Public Wi-Fi’s may seem harmless, as users connect to them every day in coffee shops, airports, bars and other places. But most users do not realize the extent to which their personal information, passwords, logins and other sensitive data are left exposed when connecting to an unsafe public WiFi network. While not all such connections are dangerous, you can never be confident that your information is secure when you use one. Thus, for example, as tempting as it might be, you should not access your financial accounts or make credit card purchases over public WiFi. That is, unless you use a VPN (virtual private network).
VPN (virtual private network) service providers can create secure connections between the Internet and the Internet user device, whether the user is connected at home, the office or using Public WiFi. Because Internet traffic that is encrypted is difficult to crack, a VPN can make using public WiFi considerably safer.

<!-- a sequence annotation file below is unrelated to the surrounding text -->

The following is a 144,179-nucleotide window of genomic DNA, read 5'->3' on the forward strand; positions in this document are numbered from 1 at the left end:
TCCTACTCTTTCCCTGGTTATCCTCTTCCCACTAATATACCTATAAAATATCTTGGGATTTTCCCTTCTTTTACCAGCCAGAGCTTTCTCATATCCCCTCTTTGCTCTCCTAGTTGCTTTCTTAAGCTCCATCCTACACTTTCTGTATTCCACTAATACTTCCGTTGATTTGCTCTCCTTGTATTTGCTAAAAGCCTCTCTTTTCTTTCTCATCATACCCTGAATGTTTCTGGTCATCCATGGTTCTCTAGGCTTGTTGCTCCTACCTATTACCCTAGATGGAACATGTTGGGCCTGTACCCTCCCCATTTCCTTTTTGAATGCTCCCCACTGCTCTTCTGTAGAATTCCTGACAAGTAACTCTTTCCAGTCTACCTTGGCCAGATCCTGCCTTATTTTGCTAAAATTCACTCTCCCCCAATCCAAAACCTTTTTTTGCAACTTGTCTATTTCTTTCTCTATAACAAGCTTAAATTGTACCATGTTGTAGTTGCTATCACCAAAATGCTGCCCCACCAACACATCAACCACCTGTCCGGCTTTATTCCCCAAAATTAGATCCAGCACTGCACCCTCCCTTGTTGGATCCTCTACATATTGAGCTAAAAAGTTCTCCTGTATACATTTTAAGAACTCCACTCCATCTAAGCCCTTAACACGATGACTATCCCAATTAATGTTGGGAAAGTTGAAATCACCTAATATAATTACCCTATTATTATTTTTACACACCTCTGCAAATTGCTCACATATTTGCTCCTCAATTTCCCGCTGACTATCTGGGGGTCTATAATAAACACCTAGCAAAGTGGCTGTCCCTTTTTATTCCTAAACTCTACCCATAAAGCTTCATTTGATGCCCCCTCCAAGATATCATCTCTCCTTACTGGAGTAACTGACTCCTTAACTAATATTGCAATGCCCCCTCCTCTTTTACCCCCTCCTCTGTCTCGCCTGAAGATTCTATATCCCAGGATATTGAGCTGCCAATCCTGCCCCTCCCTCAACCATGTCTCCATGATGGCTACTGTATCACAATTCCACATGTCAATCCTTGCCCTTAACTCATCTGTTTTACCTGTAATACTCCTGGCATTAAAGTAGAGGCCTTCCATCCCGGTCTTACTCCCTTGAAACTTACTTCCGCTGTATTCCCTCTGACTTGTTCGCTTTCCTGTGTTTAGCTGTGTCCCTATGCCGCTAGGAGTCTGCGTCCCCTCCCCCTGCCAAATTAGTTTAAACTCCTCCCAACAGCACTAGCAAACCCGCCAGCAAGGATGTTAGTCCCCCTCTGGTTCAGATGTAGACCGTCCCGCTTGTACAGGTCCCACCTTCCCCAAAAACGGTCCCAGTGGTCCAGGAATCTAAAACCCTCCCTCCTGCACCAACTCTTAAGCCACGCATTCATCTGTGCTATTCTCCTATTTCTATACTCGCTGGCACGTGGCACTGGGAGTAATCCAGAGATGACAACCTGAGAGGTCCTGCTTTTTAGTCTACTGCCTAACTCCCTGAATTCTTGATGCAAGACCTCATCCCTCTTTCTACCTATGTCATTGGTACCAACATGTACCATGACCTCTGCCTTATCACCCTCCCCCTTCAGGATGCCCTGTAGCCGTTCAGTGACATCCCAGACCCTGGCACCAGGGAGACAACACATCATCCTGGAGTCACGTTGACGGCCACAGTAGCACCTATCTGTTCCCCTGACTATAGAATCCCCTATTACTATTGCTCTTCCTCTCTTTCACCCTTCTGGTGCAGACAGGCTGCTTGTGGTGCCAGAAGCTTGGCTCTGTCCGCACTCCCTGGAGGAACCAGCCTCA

Note that I said that a VPN “can” create a secure connection and “can” make using public WiFi safer. That is because not all do. Many use outdated technology that can be readily hacked. Thus, a 2015 study reported that 11 of 14 commercial VPNs were vulnerable to hacking.1
So what is one to do? If you try to research VPN providers you soon run into a salad of acronyms that are likely only understood by those who already know what to do about Internet security. For example, you would learn that a secure VPN must protect IPv6, as well as IPv4 and that “all desktop VPN clients tested, except for Private Internet Access, Mullvad and VyprVPN, leak the entirety of IPv6 traffic.”2 See what I mean?
I failed at trying to understand the technology. But I found an easy answer in a current article in PC Magazine.3 This article rated several VPN providers favorably. I’m giving one a try and will let you now how it goes next time.